The Kind of Surge You Don't Want
Good Chemistry in Brazil
This is a rant. I'll admit it. And it's all a result of hearing political candidates promising that all we have to do is elect them and all of our economic problems will go away. I don't believe it and I'm sick of hearing it from either end of the political spectrum. So you can just skip this part if you want. I'll have a nice stock pick at the end to try to make up for my dyspeptic rambling.
Everyone in the U.S. is worried about jobs, wants to save jobs, and wants to keep U.S. companies from shipping "our" jobs overseas. They're right to be worried. That's why I'm being realistic when I foresee that the protection, creation and nurturing of U.S. jobs will be one of the favorite issues of the coming presidential campaign.
But what I don't expect to hear from politicians is the truth, which is that legislative remedies are largely symbolic, and probably futile. And that's a shame, because it makes voters targets for demagoguery and silly, unworkable answers to a complicated, serious problem. Here are three clear-eyed perspectives on the problem.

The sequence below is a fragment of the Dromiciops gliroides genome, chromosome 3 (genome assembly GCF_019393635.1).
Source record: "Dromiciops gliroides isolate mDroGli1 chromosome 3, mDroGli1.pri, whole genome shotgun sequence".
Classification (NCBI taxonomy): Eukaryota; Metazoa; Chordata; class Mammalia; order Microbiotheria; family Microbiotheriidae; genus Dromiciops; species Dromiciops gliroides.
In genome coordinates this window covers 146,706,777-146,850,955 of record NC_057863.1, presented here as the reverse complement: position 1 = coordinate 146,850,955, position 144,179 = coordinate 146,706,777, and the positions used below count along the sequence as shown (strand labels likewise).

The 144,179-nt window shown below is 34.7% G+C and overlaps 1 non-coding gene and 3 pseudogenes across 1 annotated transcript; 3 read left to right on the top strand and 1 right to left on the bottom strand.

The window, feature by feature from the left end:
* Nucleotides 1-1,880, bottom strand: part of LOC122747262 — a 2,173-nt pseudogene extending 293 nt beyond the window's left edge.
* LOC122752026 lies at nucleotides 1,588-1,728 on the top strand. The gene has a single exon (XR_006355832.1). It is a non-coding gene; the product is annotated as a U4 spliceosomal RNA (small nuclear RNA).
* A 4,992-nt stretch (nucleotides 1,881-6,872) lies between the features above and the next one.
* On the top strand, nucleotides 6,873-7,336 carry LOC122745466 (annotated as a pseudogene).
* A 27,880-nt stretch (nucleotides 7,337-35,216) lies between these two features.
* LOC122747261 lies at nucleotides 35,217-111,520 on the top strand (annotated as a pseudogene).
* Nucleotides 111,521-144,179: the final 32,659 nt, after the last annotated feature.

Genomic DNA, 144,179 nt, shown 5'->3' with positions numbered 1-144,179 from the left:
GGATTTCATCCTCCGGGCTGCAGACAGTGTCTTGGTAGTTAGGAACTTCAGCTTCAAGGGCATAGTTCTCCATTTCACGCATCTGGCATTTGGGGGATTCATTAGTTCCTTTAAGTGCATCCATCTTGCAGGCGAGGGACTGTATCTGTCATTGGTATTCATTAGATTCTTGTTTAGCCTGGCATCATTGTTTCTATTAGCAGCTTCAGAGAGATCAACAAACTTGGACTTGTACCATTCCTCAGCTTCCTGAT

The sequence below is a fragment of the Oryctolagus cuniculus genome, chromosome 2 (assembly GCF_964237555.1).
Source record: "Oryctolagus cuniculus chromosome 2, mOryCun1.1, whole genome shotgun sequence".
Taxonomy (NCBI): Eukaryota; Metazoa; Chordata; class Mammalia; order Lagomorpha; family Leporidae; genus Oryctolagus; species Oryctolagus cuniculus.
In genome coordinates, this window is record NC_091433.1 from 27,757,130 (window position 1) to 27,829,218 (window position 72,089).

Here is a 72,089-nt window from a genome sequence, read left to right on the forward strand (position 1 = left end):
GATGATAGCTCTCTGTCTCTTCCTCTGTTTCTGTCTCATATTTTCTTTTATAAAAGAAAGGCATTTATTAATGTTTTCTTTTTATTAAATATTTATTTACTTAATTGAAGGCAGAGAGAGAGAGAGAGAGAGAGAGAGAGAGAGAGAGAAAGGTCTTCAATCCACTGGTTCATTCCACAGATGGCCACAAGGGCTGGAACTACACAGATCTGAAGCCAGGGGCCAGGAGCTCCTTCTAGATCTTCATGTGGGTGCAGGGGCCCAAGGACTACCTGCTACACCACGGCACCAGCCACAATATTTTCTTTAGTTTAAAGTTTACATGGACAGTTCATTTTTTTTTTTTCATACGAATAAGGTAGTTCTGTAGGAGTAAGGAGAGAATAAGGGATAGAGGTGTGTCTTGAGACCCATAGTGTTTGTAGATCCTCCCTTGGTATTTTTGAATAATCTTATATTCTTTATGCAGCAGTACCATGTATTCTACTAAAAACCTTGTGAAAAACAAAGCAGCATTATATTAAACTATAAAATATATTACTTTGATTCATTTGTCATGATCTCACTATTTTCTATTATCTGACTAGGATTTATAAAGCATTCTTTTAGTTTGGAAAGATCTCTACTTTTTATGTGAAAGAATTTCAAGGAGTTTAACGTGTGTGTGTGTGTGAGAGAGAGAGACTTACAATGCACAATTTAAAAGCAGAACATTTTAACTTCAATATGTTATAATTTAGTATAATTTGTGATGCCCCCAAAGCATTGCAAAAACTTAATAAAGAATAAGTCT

1) Job Migration and the CEO
If you are the CEO of a publicly traded company, your ultimate responsibility is not to your customers (although your marketing will certainly say that your commitment to your customers is your top priority). Your customers are your revenue source and you have to please them to stay in business. But as CEO, you're trying to make as much profit as you can from your customers. Period.